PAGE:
Lesson 3 - What’s it like to be in space?

Time Estimate: 90 minutes

Introduction and Goals

You’ve been introduced to space travel, artificial intelligence, and the Alexa intelligent agent. Now, let’s take a deeper dive into what daily life is really like in space. In this lesson, you will become more familiar with the daily activities of astronauts and space tourists/travelers, and learn how these activities are all affected by microgravity. These new facts will become a list -- very useful structures in programming that can store a collection of related data. You will program an Alexa skill to access various items from your list in response to a voice command, or utterance.

Learning Objectives: I will learn to
  • Recognize and give examples of the effects of microgravity on peoples’ daily activities in space
  • Create and add items to a list
  • Select a random item from a list to be spoken as output
Language Objectives: I will be able to
  • Explain the effects of microgravity on both daily activities and scientific experiments in space using target vocabulary such as microgravity out loud and in writing, with the support of the vocabulary notes from this lesson.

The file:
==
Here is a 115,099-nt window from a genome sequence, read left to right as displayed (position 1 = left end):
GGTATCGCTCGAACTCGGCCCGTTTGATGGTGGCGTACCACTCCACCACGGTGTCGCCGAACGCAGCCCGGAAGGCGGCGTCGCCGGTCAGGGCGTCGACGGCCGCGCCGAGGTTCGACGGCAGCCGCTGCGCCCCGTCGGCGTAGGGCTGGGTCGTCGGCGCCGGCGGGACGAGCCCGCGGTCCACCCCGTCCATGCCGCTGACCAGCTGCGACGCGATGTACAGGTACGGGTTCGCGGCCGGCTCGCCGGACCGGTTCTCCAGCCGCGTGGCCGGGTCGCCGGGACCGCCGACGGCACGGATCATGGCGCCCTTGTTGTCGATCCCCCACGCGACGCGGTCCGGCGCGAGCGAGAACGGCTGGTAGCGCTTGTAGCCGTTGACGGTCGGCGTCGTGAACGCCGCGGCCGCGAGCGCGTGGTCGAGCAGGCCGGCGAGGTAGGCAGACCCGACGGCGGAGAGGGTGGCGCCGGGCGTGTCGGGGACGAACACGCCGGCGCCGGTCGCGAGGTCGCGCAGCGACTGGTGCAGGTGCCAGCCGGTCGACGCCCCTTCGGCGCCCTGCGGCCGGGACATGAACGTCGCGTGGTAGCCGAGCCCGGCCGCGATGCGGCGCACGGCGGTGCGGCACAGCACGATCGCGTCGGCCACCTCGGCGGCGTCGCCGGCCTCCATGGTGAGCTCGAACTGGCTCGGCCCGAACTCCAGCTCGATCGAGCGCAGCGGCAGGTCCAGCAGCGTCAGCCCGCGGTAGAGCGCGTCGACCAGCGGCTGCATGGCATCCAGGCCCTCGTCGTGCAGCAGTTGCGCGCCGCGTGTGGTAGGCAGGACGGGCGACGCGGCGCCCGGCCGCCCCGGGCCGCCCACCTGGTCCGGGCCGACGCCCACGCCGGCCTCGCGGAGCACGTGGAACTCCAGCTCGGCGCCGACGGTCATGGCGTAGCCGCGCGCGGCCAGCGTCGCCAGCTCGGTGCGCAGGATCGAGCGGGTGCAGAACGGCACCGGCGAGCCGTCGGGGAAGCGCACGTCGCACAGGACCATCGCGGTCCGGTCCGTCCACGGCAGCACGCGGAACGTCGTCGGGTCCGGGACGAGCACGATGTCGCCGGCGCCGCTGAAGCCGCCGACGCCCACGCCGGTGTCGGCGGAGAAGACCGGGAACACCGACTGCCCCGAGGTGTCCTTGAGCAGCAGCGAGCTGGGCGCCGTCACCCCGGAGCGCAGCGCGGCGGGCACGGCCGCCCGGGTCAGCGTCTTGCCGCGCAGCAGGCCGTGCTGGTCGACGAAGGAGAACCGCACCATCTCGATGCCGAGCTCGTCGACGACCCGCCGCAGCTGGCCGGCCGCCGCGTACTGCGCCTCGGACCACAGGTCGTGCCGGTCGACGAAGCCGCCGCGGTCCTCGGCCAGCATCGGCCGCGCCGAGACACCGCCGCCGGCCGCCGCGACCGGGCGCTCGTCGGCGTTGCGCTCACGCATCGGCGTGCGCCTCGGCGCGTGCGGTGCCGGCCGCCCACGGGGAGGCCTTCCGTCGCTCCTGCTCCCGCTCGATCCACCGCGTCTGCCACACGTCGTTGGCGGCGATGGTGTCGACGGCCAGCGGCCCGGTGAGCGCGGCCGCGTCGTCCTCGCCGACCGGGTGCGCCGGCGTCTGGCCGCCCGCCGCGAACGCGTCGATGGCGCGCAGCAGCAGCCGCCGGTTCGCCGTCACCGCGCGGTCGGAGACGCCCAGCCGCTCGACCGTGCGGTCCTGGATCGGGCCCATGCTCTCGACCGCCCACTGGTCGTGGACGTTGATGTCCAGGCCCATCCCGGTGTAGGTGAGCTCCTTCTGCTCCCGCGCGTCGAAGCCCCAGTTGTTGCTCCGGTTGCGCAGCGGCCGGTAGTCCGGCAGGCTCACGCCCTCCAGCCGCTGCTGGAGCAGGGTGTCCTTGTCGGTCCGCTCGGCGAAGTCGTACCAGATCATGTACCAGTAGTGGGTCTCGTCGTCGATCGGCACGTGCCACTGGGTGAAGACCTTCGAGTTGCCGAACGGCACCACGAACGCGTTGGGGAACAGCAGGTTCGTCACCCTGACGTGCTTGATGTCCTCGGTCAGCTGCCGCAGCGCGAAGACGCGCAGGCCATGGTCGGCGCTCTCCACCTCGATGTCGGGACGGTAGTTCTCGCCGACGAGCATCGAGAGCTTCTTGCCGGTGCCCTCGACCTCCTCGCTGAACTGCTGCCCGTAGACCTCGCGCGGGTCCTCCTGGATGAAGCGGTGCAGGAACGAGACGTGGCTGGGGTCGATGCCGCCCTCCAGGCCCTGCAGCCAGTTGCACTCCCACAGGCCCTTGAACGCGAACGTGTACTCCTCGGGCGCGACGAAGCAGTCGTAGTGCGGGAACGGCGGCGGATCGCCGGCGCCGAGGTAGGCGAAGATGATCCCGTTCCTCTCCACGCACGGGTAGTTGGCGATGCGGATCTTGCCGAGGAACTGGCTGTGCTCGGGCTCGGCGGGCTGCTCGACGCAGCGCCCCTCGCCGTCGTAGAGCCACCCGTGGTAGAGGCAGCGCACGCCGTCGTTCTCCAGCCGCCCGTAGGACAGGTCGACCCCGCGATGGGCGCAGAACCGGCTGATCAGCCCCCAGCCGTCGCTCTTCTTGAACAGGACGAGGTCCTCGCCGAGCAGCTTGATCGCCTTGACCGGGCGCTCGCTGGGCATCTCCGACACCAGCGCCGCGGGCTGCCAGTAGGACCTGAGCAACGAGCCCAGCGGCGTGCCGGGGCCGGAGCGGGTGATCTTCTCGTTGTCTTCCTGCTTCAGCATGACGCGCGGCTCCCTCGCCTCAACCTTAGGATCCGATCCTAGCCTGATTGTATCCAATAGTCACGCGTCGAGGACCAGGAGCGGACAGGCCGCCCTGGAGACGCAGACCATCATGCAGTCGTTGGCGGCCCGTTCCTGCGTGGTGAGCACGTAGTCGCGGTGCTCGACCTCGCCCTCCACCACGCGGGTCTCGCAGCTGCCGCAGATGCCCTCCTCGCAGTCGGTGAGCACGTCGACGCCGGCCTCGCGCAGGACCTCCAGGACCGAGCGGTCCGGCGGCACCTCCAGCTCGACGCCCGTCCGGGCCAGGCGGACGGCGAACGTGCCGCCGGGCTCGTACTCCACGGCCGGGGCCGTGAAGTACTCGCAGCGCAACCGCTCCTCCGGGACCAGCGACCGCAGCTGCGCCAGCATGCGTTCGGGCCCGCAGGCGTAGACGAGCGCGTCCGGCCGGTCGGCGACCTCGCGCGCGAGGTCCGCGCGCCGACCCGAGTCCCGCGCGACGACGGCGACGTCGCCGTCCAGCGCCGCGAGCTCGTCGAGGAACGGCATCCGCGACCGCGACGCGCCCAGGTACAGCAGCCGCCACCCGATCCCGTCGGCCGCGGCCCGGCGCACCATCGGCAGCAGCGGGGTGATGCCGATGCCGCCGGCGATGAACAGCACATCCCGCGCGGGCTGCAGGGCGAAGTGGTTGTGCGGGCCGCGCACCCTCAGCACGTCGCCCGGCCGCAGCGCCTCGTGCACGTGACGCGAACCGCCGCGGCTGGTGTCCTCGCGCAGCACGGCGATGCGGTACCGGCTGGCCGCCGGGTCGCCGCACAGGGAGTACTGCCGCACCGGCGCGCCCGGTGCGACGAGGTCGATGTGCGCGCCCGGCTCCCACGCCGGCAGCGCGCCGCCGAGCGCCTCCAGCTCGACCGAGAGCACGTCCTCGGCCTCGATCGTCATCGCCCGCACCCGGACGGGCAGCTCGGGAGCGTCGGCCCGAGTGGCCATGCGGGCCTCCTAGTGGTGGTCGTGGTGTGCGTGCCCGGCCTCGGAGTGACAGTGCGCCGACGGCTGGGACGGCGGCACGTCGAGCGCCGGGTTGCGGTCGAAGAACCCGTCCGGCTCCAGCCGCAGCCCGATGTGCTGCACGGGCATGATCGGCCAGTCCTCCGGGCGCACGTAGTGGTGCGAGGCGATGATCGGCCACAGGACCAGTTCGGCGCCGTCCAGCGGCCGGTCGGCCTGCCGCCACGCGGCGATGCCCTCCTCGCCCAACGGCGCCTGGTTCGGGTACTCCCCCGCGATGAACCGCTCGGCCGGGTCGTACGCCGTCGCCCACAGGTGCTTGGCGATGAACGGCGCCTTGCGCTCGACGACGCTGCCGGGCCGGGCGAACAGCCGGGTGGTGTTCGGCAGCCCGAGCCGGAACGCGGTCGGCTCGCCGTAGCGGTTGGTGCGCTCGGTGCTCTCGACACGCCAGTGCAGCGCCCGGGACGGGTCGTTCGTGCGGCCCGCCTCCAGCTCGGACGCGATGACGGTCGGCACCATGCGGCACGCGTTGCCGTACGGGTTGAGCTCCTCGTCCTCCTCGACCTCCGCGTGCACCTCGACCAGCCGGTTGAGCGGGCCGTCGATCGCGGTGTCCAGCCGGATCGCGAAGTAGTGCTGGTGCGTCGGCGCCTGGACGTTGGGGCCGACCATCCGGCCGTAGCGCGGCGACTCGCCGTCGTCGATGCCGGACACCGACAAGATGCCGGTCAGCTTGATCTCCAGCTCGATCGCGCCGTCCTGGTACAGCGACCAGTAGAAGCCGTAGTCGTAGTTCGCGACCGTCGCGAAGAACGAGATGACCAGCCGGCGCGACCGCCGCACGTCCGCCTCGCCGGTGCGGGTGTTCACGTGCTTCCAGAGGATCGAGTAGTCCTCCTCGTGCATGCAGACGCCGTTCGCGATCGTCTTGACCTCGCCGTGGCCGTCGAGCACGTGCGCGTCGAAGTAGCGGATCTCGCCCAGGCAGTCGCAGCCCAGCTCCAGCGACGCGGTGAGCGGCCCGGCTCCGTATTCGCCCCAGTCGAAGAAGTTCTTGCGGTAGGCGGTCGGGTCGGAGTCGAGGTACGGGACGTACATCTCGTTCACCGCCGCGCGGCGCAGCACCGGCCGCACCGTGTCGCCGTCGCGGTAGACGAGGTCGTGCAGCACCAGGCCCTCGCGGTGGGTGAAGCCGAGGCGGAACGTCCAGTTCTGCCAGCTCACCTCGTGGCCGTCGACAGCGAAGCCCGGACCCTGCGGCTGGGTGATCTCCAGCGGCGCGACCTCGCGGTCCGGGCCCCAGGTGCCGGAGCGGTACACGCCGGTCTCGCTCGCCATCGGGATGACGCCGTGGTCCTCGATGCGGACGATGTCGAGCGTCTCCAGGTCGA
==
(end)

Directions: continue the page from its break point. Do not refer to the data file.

• Use target vocabulary, such as utterance, intent, invocation, and endpoint function, to describe how an Alexa skill can respond to a request out loud and in writing, with the support of the vocabulary notes from this lesson.

Learning Activities

ACTIVITY: Daily Life in Space

The resources below detail the daily activities of astronauts on the International Space Station, or ISS. Remember microgravity? Microgravity (very weak gravity) affects each and every part of an astronaut’s daily routine. Imagine yourself as an astronaut or space tourist. How might your daily activities be changed by microgravity?

Try this thought exercise and discuss as a class:
If you were placed in the middle of a room in a microgravity environment, how would you move to another place in that room?
Hint: Newton’s Third Law -- for every action, there is an equal and opposite reaction.

ACTIVITY: Scientific Research in Space

Aside from daily routines, a good part of an astronaut’s time is taken up with scientific research, much of which includes collecting and analyzing data like we discussed earlier in this unit. Read through the variety of research topics

  • Experiments in space: Space Station Research Explorer on NASA.gov - Which of the experiments sound the most interesting to you? What kind of data was collected during the experiment? Read more.
  • Thinking about going into space as a tourist, instead of as an astronaut? You will find that microgravity will have just as much of an impact on your experience as it does for astronauts! Read more about what to expect as a space tourist here.
  • Our understanding of space and microgravity will be important to future missions such as NASA’s Artemis program, designed to return astronauts to the moon by 2025, and potentially prepare for future Mars missions. The Artemis program includes plans for a mini space station to orbit the moon. There are even plans to include Alexa in the mission! Everything we can learn now will help the Artemis program to be successful in the future. Check out this CNN article on Amazon Alexa in the Artemis program.